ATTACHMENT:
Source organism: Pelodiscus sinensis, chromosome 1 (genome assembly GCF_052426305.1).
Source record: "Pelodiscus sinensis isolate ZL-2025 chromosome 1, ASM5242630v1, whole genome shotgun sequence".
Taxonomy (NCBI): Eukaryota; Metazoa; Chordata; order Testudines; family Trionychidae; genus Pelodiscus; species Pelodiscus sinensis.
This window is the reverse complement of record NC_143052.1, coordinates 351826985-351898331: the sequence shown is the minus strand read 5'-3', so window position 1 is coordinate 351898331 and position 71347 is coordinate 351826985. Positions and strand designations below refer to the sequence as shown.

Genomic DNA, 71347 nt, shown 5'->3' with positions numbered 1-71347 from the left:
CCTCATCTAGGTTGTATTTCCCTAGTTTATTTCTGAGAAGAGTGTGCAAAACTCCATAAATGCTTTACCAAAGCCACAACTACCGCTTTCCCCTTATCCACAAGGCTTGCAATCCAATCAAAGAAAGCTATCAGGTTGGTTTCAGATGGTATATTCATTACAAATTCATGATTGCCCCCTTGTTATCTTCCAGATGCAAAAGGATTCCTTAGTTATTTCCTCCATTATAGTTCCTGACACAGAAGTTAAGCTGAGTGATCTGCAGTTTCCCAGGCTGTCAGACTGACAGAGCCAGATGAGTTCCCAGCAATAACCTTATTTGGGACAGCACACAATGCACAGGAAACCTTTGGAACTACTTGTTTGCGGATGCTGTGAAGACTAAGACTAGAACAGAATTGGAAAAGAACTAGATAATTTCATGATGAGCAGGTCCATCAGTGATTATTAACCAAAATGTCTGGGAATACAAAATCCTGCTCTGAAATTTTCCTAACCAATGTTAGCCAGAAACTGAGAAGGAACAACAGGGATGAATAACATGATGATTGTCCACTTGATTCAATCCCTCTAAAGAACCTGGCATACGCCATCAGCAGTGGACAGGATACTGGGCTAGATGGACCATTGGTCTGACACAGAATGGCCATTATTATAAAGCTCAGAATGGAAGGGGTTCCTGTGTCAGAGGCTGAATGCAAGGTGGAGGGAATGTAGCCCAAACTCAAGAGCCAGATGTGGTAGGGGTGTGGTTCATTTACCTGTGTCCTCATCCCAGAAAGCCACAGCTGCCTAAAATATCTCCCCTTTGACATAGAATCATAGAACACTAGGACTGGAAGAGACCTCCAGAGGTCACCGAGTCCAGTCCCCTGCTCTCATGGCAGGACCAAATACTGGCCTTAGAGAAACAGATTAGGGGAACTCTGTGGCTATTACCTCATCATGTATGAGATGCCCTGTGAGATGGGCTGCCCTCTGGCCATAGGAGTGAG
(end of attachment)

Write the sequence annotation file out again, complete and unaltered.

Source organism: Pelodiscus sinensis, chromosome 1 (genome assembly GCF_052426305.1).
Source record: "Pelodiscus sinensis isolate ZL-2025 chromosome 1, ASM5242630v1, whole genome shotgun sequence".
Taxonomy (NCBI): Eukaryota; Metazoa; Chordata; order Testudines; family Trionychidae; genus Pelodiscus; species Pelodiscus sinensis.
This window is the reverse complement of record NC_143052.1, coordinates 351826985-351898331: the sequence shown is the minus strand read 5'-3', so window position 1 is coordinate 351898331 and position 71347 is coordinate 351826985. Positions and strand designations below refer to the sequence as shown.

Genomic DNA, 71347 nt, shown 5'->3' with positions numbered 1-71347 from the left:
CCTCATCTAGGTTGTATTTCCCTAGTTTATTTCTGAGAAGAGTGTGCAAAACTCCATAAATGCTTTACCAAAGCCACAACTACCGCTTTCCCCTTATCCACAAGGCTTGCAATCCAATCAAAGAAAGCTATCAGGTTGGTTTCAGATGGTATATTCATTACAAATTCATGATTGCCCCCTTGTTATCTTCCAGATGCAAAAGGATTCCTTAGTTATTTCCTCCATTATAGTTCCTGACACAGAAGTTAAGCTGAGTGATCTGCAGTTTCCCAGGCTGTCAGACTGACAGAGCCAGATGAGTTCCCAGCAATAACCTTATTTGGGACAGCACACAATGCACAGGAAACCTTTGGAACTACTTGTTTGCGGATGCTGTGAAGACTAAGACTAGAACAGAATTGGAAAAGAACTAGATAATTTCATGATGAGCAGGTCCATCAGTGATTATTAACCAAAATGTCTGGGAATACAAAATCCTGCTCTGAAATTTTCCTAACCAATGTTAGCCAGAAACTGAGAAGGAACAACAGGGATGAATAACATGATGATTGTCCACTTGATTCAATCCCTCTAAAGAACCTGGCATACGCCATCAGCAGTGGACAGGATACTGGGCTAGATGGACCATTGGTCTGACACAGAATGGCCATTATTATAAAGCTCAGAATGGAAGGGGTTCCTGTGTCAGAGGCTGAATGCAAGGTGGAGGGAATGTAGCCCAAACTCAAGAGCCAGATGTGGTAGGGGTGTGGTTCATTTACCTGTGTCCTCATCCCAGAAAGCCACAGCTGCCTAAAATATCTCCCCTTTGACATAGAATCATAGAACACTAGGACTGGAAGAGACCTCCAGAGGTCACCGAGTCCAGTCCCCTGCTCTCATGGCAGGACCAAATACTGGCCTTAGAGAAACAGATTAGGGGAACTCTGTGGCTATTACCTCATCATGTATGAGATGCCCTGTGAGATGGGCTGCCCTCTGGCCATAGGAGTGAG